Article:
- Prior to the SECURE Act 2.0 all older participants, regardless of compensation level, could deduct their catch-up contributions.
- However, under the new law—beginning in 2024—participants who earn more than $145,000 will only be able to make Roth catch-up contributions.
- As a result, those catch-up contributions will be taxable to those participants, but the contributions will not be taxable when withdrawn, and if held for the qualifying period, the earnings will not be taxable either.
The President signed the Consolidated Appropriations Act, which included SECURE Act 2.0, on December 29, 2022.
SECURE Act 2.0 has over 90 provisions, some major and some minor; some mandatory and some optional; some retroactively effective and some that won’t be effective for years to come. One difference between the SECURE Act 2.0 and previous retirement plan laws is that many of 2.0’s provisions are optional…that is, plan sponsors are not required to adopt the provisions, but can if they decide that the change will help their plans and participants. This series discusses the provisions that are likely to be the most impactful, either as options or as required changes.
This article discusses one of the mandatory provisions that becomes effective in 2024…catch-up contributions for higher compensated employees must be treated as Roth contributions.
The Senate Finance summary of the provision says:
Section 603 [of SECURE Act 2.0], Elective deferrals generally limited to regular contribution limit. Under current law, catch-up contributions to a qualified retirement plan can be made on a pre-tax or Roth basis (if permitted by the plan sponsor). Section 603 provides all catch-up contributions to qualified retirement plans are subject to Roth tax treatment, effective for taxable years beginning after December 31, 2023. An exception is provided for employees with compensation of $145,000 or less (indexed).
Obviously, participants who make over $145,000 should be alerted to this change. And, of course plan sponsors should be alerted to the change and educated about their options. For example, should the plans add Roth accounts or should they deny higher compensated participants the right to make catch-up contributions?
As that suggests, there are a number of issues with this provision. Here are some:
- How is the $145,000+ compensation calculated. Here is what the statute says: “…wages (as defined in section 3121(a)) for the preceding calendar year from the employer sponsoring the plan exceed $145,000….” The quoted language tells us two things. First, to determine the “wages” of a participant, the plan looks to the preceding year. For example, for the first year, 2024, the plan will look to what the participant earned in 2023. Second, the reference to Code section 3121(a) tells us that the definition of “wages” is the one used for Social Security purposes. That may or may not be the same definition that a plan uses for other purposes, so some plans may accidentally trip over this.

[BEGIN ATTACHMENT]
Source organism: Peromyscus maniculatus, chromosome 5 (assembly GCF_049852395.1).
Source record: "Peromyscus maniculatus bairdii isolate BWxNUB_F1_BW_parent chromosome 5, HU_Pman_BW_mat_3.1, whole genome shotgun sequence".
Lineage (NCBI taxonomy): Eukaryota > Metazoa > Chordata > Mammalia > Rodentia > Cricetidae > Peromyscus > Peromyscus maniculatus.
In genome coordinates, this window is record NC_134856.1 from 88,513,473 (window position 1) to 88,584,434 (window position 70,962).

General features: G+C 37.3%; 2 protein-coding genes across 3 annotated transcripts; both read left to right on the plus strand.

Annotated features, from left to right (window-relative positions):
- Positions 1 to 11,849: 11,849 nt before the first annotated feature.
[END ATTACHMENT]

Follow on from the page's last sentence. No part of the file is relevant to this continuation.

- The statute goes on to say that, in order to allow the higher compensated participants to make catch-up contributions (that must be Roth), the plan must allow all eligible participants to make Roth catch-up deferrals. In other words, the plan must permit Roth catch-up contributions for all older eligible participants. Implicit in that provision is that, if a plan sponsor doesn’t want to allow for Roth accounts, participants making over $145,000 cannot be allowed to make catch-up contributions. As a result, plan sponsors who do not currently allow for Roth accounts in their plans will need to consider amending their plans to allow those accounts beginning in 2024 (if they want to allow their higher compensated employees to make catch-up contributions). Plans do not need to be amended for SECURE Act 2.0 changes until 2025, but they must be operated in accordance with the Act’s provisions even before their plans are amended.
- Beginning after December 31, 2024, the $145,000 will be adjusted annually for increases in cost-of-living.
The SECURE Act 2.0 is complex and, in many ways, demanding. While larger plan sponsors may have the internal resources to understand the changes and to comply, most mid-sized and smaller employers will need help from their advisors, consultants and providers. This provision is one example of that.
Since this provision becomes effective on January 1, 2024 (for calendar year plans), plan sponsors need to be educated about this new requirement and make decisions by September or October, so that coordination can be done with the providers and participants can be educated about the changes before the new year starts.
The material contained in this communication is informational, general in nature and does not constitute legal advice. The material contained in this communication should not be relied upon or used without consulting a lawyer to consider your specific circumstances. This communication was published on the date specified and may not include any changes in the topics, laws, rules or regulations covered. Receipt of this communication does not establish an attorney-client relationship. In some jurisdictions, this communication may be considered attorney advertising.
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The views expressed in this article are the views of Fred Reish, and do not necessarily reflect the views of Faegre Drinker.